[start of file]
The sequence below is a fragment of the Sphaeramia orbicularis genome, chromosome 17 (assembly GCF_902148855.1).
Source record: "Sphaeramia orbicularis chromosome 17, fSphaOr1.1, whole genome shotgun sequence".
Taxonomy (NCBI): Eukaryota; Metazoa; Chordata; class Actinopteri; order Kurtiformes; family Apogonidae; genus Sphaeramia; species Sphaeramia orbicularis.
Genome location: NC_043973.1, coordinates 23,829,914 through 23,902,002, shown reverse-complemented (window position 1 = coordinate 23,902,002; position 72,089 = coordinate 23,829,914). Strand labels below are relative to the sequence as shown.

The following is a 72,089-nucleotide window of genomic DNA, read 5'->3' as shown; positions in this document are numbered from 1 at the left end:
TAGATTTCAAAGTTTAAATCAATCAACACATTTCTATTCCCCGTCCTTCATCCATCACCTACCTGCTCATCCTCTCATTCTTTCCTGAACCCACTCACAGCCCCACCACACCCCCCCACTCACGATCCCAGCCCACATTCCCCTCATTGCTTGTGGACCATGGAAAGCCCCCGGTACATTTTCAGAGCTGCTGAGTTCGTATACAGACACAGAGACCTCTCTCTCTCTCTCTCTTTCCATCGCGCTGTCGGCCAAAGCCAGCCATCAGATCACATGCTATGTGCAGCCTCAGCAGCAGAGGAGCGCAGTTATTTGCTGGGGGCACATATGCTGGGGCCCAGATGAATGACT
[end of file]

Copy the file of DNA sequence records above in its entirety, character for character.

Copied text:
The sequence below is a fragment of the Sphaeramia orbicularis genome, chromosome 17 (assembly GCF_902148855.1).
Source record: "Sphaeramia orbicularis chromosome 17, fSphaOr1.1, whole genome shotgun sequence".
Taxonomy (NCBI): Eukaryota; Metazoa; Chordata; class Actinopteri; order Kurtiformes; family Apogonidae; genus Sphaeramia; species Sphaeramia orbicularis.
Genome location: NC_043973.1, coordinates 23,829,914 through 23,902,002, shown reverse-complemented (window position 1 = coordinate 23,902,002; position 72,089 = coordinate 23,829,914). Strand labels below are relative to the sequence as shown.

The following is a 72,089-nucleotide window of genomic DNA, read 5'->3' as shown; positions in this document are numbered from 1 at the left end:
TAGATTTCAAAGTTTAAATCAATCAACACATTTCTATTCCCCGTCCTTCATCCATCACCTACCTGCTCATCCTCTCATTCTTTCCTGAACCCACTCACAGCCCCACCACACCCCCCCACTCACGATCCCAGCCCACATTCCCCTCATTGCTTGTGGACCATGGAAAGCCCCCGGTACATTTTCAGAGCTGCTGAGTTCGTATACAGACACAGAGACCTCTCTCTCTCTCTCTCTTTCCATCGCGCTGTCGGCCAAAGCCAGCCATCAGATCACATGCTATGTGCAGCCTCAGCAGCAGAGGAGCGCAGTTATTTGCTGGGGGCACATATGCTGGGGCCCAGATGAATGACT